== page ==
St. Paul's first argument is based on paragraph 9 (e) of the lease which states:


Nothing contained hereinabove shall relieve Tenant from liability that may exist as a result of damage for fire or other casualty. Notwithstanding the foregoing, each party shall look first to any insurance in its favor before making any claim against the other party for recovery of loss or damage resulting from fire or other casualty, and to the extent that such insurance is in force and collectible and to the extent permitted by law, Landlord and Tenant each hereby releases and waives all right of recovery against the other or anyone claiming through or under each of them by way of subrogation or otherwise. The foregoing release and waiver shall be in force only if both releasors' insurance policies contain a clause providing that such a release or waiver shall not invalidate the insurance and also provided that such a policy can be obtained without additional premiums.

 St. Paul argues that this provision "unequivocally requires that aside from any other obligations of the landlord or tenant, each party is required to first look to any insurance in its favor, before looking to the other for a loss by fire. "Memorandum in Support of Reargument at 6. This argument is without merit.

 St. Paul would have us judge P9(e) without regard to the rest of the lease. When P9(e) is read in conjunction with the rest of P9 the plain meaning of the words dictate the conclusion that P9(e) does not even apply to the instant situation. Paragraph 9 contains numerous subparts which all deal with various fire related contingencies (e.g. partial damage, total destruction, etc.). Paragraph 9 (b) (quoted fully above) unequivically states that fire damages shall be "repaired by and at the expense of the Landlord. " Paragraph 9(e) begins "Nothing contained hereinabove shall relieve Tenant from liability that may exist as a result of damage for fire.... " This sentence unquestionably refers to liability that the tenant may have under law for causing the fire (i.e. for intentionally or negligently causing the fire). This tort based liability has nothing to do with the contract liability which is imposed by the lease. Rather the clause was intended to make clear that the contractual shifting of liability does not affect any legal responsibility for the fire. The next sentence of 9P(e) begins " [n]otwithstanding the foregoing each party shall look first to any insurance in its favor before making any claim against the other party for recovery of loss or damage resulting from fire. The structure of the paragraph is such that "[n]otwithstanding the foregoing" refers to the first sentence of P9(e) not to P9(b). The requirement that the parties look to their own insurance before making any claim against the other party. . . " refers to the " liability that may exist" under law. It cannot be read to alter the general contractual shifting of risk in P9(b). If it had been intended to alter P9(b) it would have been part of P9(b) or its own subparagraph rather than in the middle of P9(e) following a clause which preserves tenant's liability at law.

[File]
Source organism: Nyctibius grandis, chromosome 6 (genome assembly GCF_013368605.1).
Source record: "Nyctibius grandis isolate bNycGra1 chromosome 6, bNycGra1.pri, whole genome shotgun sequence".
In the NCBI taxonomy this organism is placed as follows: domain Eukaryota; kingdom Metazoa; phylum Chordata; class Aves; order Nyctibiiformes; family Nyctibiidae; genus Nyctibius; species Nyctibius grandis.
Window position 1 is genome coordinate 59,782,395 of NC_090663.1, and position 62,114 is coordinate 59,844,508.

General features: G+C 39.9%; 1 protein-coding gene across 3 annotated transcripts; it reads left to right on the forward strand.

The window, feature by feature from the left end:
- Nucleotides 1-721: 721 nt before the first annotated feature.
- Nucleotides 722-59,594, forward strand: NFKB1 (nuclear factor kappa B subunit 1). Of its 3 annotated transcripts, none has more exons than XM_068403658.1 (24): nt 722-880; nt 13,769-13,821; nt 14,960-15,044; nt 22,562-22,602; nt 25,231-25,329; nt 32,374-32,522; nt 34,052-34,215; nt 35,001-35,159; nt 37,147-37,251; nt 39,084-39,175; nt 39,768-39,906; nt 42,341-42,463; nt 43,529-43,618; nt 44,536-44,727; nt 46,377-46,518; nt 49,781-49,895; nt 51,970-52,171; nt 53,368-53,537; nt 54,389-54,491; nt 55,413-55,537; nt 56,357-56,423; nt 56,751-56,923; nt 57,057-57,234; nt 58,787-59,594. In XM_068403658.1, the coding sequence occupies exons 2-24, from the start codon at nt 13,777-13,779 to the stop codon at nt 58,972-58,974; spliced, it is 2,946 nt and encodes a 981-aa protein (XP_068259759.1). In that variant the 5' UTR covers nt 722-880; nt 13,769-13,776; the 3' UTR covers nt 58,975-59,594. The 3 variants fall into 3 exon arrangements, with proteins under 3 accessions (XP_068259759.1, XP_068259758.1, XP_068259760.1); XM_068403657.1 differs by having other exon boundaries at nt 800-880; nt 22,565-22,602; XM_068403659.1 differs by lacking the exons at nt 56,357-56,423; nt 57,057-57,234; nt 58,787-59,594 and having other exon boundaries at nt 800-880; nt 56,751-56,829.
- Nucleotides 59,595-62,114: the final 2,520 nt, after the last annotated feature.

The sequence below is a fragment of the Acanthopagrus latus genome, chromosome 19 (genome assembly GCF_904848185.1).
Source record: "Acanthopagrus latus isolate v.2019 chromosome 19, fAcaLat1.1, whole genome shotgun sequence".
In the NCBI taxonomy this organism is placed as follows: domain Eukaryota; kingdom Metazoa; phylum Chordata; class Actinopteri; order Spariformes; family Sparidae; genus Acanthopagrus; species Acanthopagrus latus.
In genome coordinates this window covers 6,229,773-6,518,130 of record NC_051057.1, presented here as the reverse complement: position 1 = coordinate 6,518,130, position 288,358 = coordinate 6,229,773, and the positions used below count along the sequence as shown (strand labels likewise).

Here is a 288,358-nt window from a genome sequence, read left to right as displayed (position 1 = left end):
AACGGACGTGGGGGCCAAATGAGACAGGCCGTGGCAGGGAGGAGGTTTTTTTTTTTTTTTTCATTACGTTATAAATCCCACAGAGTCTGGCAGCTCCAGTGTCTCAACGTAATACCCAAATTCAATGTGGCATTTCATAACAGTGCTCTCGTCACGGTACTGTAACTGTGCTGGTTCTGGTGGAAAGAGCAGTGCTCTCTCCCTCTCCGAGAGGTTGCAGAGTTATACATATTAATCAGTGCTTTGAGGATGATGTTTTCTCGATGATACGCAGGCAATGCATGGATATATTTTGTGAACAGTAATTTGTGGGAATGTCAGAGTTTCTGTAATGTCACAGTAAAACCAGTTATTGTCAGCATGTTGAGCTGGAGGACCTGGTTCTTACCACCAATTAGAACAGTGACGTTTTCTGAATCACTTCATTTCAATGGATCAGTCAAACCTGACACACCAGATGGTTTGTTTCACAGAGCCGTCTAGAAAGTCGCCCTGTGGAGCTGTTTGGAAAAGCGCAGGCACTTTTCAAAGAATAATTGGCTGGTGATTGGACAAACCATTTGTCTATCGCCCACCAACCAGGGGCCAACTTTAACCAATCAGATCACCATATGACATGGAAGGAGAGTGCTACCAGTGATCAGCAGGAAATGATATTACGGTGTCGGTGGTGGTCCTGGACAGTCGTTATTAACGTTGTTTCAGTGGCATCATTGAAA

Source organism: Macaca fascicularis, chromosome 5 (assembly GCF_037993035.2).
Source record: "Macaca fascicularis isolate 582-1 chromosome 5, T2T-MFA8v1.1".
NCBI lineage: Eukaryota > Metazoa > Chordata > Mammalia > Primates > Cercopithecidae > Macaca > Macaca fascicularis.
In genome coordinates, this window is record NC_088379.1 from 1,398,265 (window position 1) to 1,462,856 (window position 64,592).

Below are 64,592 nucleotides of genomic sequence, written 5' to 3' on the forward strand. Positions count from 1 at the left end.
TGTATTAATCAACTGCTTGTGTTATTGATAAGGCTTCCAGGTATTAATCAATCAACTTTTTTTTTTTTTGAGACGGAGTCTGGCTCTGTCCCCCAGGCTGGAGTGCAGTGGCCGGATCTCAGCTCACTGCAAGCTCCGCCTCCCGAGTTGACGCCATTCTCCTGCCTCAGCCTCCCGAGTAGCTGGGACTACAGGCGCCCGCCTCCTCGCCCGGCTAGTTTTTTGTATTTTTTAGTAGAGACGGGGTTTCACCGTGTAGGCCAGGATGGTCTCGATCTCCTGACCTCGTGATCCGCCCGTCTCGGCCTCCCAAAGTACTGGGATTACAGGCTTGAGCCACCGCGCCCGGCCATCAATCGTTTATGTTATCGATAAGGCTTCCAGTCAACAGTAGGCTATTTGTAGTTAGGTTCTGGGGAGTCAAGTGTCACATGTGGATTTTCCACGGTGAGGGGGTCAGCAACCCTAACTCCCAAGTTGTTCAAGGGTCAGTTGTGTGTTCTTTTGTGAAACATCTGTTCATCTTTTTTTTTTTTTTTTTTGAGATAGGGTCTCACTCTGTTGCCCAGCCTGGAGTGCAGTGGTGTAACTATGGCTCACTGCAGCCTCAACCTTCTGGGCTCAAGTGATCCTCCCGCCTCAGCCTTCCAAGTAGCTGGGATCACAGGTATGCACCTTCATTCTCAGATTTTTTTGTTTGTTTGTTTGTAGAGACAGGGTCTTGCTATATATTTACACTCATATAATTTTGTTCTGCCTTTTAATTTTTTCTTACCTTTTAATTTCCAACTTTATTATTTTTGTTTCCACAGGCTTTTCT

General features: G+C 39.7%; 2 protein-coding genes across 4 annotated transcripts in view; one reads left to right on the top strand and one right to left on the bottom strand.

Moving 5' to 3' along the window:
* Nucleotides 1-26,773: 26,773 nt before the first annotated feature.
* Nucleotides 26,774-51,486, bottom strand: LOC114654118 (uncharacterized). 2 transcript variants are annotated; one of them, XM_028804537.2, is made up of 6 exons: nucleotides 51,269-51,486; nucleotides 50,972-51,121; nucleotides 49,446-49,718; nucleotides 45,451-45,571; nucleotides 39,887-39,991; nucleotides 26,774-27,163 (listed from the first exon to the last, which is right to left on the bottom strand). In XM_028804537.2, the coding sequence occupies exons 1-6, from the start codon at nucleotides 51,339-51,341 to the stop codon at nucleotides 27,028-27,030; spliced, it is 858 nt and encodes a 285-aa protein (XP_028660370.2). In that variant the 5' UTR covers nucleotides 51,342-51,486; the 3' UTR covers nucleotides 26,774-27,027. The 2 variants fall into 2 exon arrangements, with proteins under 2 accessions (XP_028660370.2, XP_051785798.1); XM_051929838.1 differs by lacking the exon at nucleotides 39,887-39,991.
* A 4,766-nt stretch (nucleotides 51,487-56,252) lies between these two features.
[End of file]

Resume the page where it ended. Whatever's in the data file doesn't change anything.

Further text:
The second sentence of P9(e) must be read to modify the first sentence of P9(e). To construe the lease in any other way would not only defy a plain language reading of it but also would render P9 (b) relatively meaningless. The requirement that the parties look to their own insurance before making a claim against the other applies only to tort based liability under the first sentence of P9(e), not to liability under the lease/contract generally.***